When I finally got home the next day, I had no hat, no tent, no knife, no scout book, just an egg stained sleeping bag and back pack. I never went back. I was young, just a few months past 11 years old.

Perhaps if my dad had been a Scout, he could have prepared me better, or taken a greater interest, or if the Scout Master had lived up to the image as portrayed in Boy’s Life – it would have been different, but as it was, I was just too green and felt no encouragement from anyone to continue. Also, I never learned whether what went on with me was normal or an abortion.

The frustration of that experience stayed with me for years - later on when I went into the Army - I kept my guard up, but that is when I noticed the difference - in Basic - we got abused, but we all did, together, not just me – it wasn’t the same. It was better – it was real. By the time I went into SF that scouting experiacne was basically forgotten - a non factor, but all the same, I made sure that nothing, no person, no amount of abuse, nor any humiliating act was going to keep me away from my goal – don’t know if that is actually a correlation or not – but that Camperee at age 11 was the last time I ever let anyone get the better of me – I don’t credit scouting for that, but I do credit my personal scouting experience as having value in preparing me, maturing me and giving me some insight into myself.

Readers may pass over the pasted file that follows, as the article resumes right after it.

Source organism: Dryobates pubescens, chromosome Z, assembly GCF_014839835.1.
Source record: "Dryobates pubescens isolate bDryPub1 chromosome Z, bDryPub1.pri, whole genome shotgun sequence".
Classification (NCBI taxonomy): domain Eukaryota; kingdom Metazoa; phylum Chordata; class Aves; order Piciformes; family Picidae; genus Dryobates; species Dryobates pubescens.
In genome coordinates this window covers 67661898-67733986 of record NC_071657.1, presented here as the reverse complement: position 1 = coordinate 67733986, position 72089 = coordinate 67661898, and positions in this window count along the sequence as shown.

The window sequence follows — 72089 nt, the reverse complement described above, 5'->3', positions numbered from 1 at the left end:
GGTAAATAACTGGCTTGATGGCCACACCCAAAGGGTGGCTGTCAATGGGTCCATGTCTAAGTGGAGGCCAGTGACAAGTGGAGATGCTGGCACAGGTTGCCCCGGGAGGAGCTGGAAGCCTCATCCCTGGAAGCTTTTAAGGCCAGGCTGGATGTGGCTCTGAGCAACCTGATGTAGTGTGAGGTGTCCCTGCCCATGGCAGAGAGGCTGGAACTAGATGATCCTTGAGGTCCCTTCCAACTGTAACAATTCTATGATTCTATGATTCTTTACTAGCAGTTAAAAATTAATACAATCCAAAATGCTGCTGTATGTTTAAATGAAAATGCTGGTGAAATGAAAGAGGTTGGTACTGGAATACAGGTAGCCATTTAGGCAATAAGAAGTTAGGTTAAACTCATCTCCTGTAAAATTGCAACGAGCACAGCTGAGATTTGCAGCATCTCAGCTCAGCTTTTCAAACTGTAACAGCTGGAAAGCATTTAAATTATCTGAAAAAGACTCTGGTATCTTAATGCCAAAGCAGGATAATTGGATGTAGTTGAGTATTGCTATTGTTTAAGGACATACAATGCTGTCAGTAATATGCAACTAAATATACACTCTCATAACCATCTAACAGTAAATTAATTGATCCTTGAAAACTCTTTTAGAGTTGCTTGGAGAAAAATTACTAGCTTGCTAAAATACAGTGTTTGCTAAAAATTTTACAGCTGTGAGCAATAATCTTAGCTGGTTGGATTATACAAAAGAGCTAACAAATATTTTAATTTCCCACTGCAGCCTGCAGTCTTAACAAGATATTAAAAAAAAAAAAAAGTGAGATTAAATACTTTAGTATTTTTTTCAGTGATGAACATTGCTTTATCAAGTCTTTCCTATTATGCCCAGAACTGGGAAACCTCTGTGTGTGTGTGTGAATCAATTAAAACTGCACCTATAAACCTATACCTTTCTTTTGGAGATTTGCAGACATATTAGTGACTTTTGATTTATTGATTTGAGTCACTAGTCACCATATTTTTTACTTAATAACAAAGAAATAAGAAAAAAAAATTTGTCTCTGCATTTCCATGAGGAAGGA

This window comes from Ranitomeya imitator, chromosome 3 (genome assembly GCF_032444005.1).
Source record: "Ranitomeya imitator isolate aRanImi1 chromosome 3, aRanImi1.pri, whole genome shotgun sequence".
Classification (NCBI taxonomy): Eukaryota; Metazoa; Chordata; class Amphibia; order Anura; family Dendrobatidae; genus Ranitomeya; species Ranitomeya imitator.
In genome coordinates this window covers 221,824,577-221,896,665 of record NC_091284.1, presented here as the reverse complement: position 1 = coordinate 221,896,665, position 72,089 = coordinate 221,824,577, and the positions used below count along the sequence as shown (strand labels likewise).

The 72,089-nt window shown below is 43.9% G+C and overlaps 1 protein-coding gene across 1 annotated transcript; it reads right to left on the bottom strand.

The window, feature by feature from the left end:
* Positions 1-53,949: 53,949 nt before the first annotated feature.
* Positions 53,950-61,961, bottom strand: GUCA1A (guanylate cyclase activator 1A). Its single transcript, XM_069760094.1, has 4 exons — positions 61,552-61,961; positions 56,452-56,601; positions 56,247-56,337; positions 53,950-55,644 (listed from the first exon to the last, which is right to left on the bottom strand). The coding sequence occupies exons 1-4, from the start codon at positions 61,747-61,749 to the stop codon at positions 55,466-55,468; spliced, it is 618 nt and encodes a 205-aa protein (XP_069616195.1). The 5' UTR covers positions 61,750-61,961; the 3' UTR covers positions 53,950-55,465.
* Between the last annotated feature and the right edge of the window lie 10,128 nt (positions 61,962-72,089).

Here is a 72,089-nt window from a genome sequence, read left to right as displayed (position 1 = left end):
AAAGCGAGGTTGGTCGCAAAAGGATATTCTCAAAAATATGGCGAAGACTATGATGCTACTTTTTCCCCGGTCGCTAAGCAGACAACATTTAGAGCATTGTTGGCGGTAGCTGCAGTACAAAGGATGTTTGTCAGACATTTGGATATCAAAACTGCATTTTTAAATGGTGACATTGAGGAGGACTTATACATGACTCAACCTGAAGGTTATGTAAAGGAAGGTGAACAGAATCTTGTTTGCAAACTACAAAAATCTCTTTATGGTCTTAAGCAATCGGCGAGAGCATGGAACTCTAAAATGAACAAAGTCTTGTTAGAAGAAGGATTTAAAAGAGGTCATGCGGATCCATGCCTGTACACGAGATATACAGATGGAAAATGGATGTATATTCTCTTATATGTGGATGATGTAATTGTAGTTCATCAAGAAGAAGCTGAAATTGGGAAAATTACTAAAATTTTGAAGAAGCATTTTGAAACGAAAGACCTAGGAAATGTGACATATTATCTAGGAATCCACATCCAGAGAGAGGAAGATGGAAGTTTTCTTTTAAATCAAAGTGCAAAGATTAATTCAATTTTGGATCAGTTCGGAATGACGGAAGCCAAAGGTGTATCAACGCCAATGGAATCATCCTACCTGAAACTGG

Last edited by UwharrieGuy47; 09-03-2016 at 00:18. Reason: needed to add something in